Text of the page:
What a beautiful day today is! I’m sitting at my dining room table typing on my laptop while looking out over our side yard, viewing dwarf fruit trees in full foliage and tall rose bushes in prolific bloom — scarlet, yellow, and peach colored pedals. Billowy clouds herald God’s majesty.
The heavens and our garden declare the glory of God.
Nature presents numberless volumes of divine literature: “The heavens are telling of the glory of God and the expanse is declaring the work of His hands. Day to day pours forth speech and night to night reveals knowledge “(Psalm 19:1-2 NASB). Telling, declaring, speaking, revealing. “God saw all that He had made, and behold, it was very good” (Genesis 1:31). From my window I’m reading a happy book. You have such books all around you in your nature’s libraries. Nature’s Divine Library.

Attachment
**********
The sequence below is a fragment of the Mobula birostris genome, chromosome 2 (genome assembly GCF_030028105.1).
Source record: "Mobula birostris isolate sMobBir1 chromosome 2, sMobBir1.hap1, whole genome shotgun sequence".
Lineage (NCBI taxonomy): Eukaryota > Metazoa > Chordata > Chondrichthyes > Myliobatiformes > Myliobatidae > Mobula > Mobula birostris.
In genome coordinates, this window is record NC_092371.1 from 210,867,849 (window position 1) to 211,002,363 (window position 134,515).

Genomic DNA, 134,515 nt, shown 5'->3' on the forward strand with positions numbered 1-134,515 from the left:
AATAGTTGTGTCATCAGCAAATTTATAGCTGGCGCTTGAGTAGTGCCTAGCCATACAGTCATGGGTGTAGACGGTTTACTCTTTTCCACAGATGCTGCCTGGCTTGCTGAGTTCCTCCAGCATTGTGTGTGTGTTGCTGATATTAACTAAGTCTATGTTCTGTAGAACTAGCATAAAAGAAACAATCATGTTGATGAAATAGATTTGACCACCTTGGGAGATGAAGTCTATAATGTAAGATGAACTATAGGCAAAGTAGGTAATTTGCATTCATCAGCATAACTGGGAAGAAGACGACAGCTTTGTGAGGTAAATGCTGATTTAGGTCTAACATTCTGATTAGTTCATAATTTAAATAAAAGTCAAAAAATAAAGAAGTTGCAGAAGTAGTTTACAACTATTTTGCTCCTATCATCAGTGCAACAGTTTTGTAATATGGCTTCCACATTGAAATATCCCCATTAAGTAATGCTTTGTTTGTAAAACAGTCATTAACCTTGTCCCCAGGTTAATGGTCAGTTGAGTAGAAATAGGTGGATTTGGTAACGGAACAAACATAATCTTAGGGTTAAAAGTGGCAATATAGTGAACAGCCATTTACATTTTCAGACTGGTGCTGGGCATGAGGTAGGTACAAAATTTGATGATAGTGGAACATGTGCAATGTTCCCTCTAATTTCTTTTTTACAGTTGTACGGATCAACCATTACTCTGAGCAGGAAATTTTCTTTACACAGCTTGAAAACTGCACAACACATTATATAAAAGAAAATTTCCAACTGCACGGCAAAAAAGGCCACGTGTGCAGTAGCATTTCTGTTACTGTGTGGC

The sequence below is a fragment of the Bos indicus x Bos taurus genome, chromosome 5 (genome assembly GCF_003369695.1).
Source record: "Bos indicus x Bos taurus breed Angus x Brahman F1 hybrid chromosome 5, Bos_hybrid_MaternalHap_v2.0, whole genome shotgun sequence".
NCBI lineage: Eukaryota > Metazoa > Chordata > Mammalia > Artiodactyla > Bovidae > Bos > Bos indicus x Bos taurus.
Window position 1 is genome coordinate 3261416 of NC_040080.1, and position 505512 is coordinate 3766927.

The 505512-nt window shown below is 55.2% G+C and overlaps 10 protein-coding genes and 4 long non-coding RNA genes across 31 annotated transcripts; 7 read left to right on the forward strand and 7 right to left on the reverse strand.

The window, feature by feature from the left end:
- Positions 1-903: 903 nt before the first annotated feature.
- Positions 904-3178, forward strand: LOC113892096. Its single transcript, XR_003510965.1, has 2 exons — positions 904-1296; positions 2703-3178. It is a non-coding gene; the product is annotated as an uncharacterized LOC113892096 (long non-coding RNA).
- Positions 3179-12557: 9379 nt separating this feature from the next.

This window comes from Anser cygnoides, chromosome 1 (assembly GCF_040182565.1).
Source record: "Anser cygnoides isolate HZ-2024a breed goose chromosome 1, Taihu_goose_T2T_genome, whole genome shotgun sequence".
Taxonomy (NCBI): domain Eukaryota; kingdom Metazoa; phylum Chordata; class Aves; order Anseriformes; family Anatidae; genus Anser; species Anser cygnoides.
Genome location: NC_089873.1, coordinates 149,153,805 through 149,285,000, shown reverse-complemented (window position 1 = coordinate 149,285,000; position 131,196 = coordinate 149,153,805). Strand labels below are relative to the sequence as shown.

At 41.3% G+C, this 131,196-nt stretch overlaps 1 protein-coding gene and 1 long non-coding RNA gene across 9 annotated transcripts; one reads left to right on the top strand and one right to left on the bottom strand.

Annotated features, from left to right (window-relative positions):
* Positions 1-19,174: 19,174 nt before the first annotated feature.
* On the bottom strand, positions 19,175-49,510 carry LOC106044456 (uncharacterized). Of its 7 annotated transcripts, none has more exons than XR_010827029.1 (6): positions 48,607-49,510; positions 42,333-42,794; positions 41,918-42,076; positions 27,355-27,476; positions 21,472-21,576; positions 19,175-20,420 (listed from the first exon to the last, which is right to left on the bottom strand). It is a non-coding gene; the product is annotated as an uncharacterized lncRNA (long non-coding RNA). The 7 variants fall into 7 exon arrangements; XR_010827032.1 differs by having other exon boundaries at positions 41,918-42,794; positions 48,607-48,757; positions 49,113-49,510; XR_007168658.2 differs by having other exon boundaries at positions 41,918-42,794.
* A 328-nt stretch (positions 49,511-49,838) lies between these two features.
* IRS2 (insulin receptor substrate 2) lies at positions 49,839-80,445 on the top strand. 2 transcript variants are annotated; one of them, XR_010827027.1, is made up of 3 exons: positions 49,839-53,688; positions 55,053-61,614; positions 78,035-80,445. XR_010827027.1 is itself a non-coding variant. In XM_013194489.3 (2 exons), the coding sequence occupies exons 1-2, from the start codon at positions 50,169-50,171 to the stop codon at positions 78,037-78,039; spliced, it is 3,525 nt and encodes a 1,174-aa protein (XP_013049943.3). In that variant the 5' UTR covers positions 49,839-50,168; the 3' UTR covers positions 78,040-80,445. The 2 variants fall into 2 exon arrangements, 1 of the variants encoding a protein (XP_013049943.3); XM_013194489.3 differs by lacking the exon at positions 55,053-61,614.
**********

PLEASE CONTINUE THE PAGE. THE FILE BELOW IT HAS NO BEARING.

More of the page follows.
In my previous post I presented suggestions for another library, your home library. I presented a dozen books as suggestions for your Biblical Literacy shelf, and then I described the first six. Today I’ll address the latter six books. Biblical Literacy (knowledge of Scripture’s narratives and declaratives; note post dated March 29, 2017) is the first of six points I’m offering as guidelines for navigating our reading experiences as Christ-followers — or pedestrian theologians — or salty, savory sailors on the Reading Sea. As Emily Dickinson declares, “There is no Frigate like a Book.”
Let’s look over the second six frigates, a small but powerful fleet. Ship Ahoy! (I hope you don’t mind my metaphors!) Continue reading